PROJECT SUCCESS: Eking a living in rural Bushenyi

Sunday February 21 2010


In Part IX, we track down Patrick Mbusa Kabagambe, the best O- level student of 1999 to tell his story to Joseph Mazige and Brenda Kashaki

One chair, most probably meant for patients or visitors, one computer, a water sink, charts, medical forms and an examination bed.
That is what comprises the office, if one may wish to call it so, of 26-year-old Patrick Mbusa Kabagambe, regarded as a talented clinical investigator at Kabwohe Clinical Research Centre (KCRC).

KCRC was founded by Sheema South MP, Dr Elioda Tumwesigye, and a group of clinical researchers interested in finding ways of preventing the Human Immunodeficiency Virus (HIV) infection and improving the health of the rural people.

The centre has flourished dramatically into a diverse community of talented clinical investigators. KCRC is situated in the Kabwohe–Itendero Town Council in Bushenyi District in western Uganda.
Ten years ago, Dr Kabagambe hit newspaper headlines while at St Mary’s College, Kisubi in Wakiso District after emerging the best student in the country at O-Level with six aggregates in six subjects.

“I used to pray a lot and my serious attention in science subjects got me going though I gave all subjects the desired attention. All the sleepless nights were not lost.” Dr Kabagambe told Daily Monitor.
“I admired health related work that in my senior one to senior two the arrangement of my books was unique; I treasured science note books more than the arts.”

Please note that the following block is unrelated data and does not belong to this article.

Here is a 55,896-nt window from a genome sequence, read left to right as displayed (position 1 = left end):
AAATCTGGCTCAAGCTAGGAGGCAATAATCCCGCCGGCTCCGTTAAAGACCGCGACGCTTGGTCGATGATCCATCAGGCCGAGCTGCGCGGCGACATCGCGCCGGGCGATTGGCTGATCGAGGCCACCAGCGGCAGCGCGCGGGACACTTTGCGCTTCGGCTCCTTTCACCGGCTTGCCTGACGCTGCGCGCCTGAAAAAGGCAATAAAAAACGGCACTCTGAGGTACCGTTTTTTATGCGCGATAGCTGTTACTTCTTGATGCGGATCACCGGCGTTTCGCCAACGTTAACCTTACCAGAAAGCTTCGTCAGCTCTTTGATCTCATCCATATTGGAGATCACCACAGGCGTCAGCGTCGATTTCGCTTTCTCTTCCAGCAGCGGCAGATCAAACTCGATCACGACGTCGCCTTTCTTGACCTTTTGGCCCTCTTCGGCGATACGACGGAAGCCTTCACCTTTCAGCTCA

As the young doctor gave this newspaper audience, the door to his office was kept busy as nurses, patients and attendants kept knocking on it. This explains how busy Dr Kabagambe can be and he is committed to see the rural person live the next day.


With this commitment to work, Dr Kabagambe is still not sure of what is next in his life. He wants to do his masters but at the same time under pressure to raise a family.

“I am dating somebody which relationship may end into marriage but I keep seriously thinking of developing my career further. I don’t know what should come first,” he said.

Dr Kabagambe remained at Kisubi for his A-Level where he studied Physics, Chemistry, Biology and French. “It was very challenging at this level having been the best at O-Level,” he recalls.

Dr Kabagambe scored 1BBCC, which enabled him to join Mbarara University of Science and Technology to pursue a bachelors degree in Medicine, and graduated in 2008 after a successful internship at Mulago Hospital.
He was immediately employed by Dr Tumwesigye, whose passion for health cannot be contested.

He has been an academic giant for his entire journey in education till he achieved his goal of becoming a doctor and he is yet to relent on his career development plans.

Born to a family of seven children by Paddy and Mary Kabagambe of Bwera village in Kasese district but currently living in England of recent. He grew up in different places as his father got transferred from place to another. He was the General Manager of Hima cement the shifted to Jinja when he became the manager of Nytil.

Dr Kabagambe who went to St. Savio Primary Kisubi till P.7 scored 5 aggregates and that enabled him to join St. Mary’s College Kisubi for Secondary.

At senior one, Kabagambe already knew what he wanted because, even the arrangement of his books in the locker was unique, in that science subjects like Physics, Mathematics, and Biology had their own corner and he always treasured them more than the rest though he balanced them in performance.”